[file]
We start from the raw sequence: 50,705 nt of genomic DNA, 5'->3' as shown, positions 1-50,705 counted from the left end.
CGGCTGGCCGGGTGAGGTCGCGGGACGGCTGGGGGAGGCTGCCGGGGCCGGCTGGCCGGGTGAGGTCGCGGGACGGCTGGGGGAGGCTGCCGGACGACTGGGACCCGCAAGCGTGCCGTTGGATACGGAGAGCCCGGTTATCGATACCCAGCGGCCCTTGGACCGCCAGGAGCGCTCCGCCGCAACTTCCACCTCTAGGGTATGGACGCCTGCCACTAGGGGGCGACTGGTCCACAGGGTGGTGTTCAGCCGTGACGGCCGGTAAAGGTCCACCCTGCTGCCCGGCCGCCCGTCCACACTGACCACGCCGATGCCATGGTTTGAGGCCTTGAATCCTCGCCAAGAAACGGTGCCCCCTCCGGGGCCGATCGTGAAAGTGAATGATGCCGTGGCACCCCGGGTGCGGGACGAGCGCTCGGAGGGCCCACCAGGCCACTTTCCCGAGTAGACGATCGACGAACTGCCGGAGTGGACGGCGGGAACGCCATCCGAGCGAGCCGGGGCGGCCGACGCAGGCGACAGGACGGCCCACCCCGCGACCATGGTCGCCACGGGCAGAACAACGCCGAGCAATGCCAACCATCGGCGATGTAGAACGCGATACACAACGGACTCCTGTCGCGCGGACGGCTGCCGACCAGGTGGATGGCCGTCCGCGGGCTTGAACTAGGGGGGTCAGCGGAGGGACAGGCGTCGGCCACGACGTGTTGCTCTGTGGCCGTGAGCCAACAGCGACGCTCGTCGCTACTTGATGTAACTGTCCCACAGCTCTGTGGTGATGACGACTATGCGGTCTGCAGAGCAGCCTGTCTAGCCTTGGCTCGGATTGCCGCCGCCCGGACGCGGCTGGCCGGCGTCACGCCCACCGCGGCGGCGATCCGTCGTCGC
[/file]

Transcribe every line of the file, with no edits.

We start from the raw sequence: 50,705 nt of genomic DNA, 5'->3' as shown, positions 1-50,705 counted from the left end.
CGGCTGGCCGGGTGAGGTCGCGGGACGGCTGGGGGAGGCTGCCGGGGCCGGCTGGCCGGGTGAGGTCGCGGGACGGCTGGGGGAGGCTGCCGGACGACTGGGACCCGCAAGCGTGCCGTTGGATACGGAGAGCCCGGTTATCGATACCCAGCGGCCCTTGGACCGCCAGGAGCGCTCCGCCGCAACTTCCACCTCTAGGGTATGGACGCCTGCCACTAGGGGGCGACTGGTCCACAGGGTGGTGTTCAGCCGTGACGGCCGGTAAAGGTCCACCCTGCTGCCCGGCCGCCCGTCCACACTGACCACGCCGATGCCATGGTTTGAGGCCTTGAATCCTCGCCAAGAAACGGTGCCCCCTCCGGGGCCGATCGTGAAAGTGAATGATGCCGTGGCACCCCGGGTGCGGGACGAGCGCTCGGAGGGCCCACCAGGCCACTTTCCCGAGTAGACGATCGACGAACTGCCGGAGTGGACGGCGGGAACGCCATCCGAGCGAGCCGGGGCGGCCGACGCAGGCGACAGGACGGCCCACCCCGCGACCATGGTCGCCACGGGCAGAACAACGCCGAGCAATGCCAACCATCGGCGATGTAGAACGCGATACACAACGGACTCCTGTCGCGCGGACGGCTGCCGACCAGGTGGATGGCCGTCCGCGGGCTTGAACTAGGGGGGTCAGCGGAGGGACAGGCGTCGGCCACGACGTGTTGCTCTGTGGCCGTGAGCCAACAGCGACGCTCGTCGCTACTTGATGTAACTGTCCCACAGCTCTGTGGTGATGACGACTATGCGGTCTGCAGAGCAGCCTGTCTAGCCTTGGCTCGGATTGCCGCCGCCCGGACGCGGCTGGCCGGCGTCACGCCCACCGCGGCGGCGATCCGTCGTCGC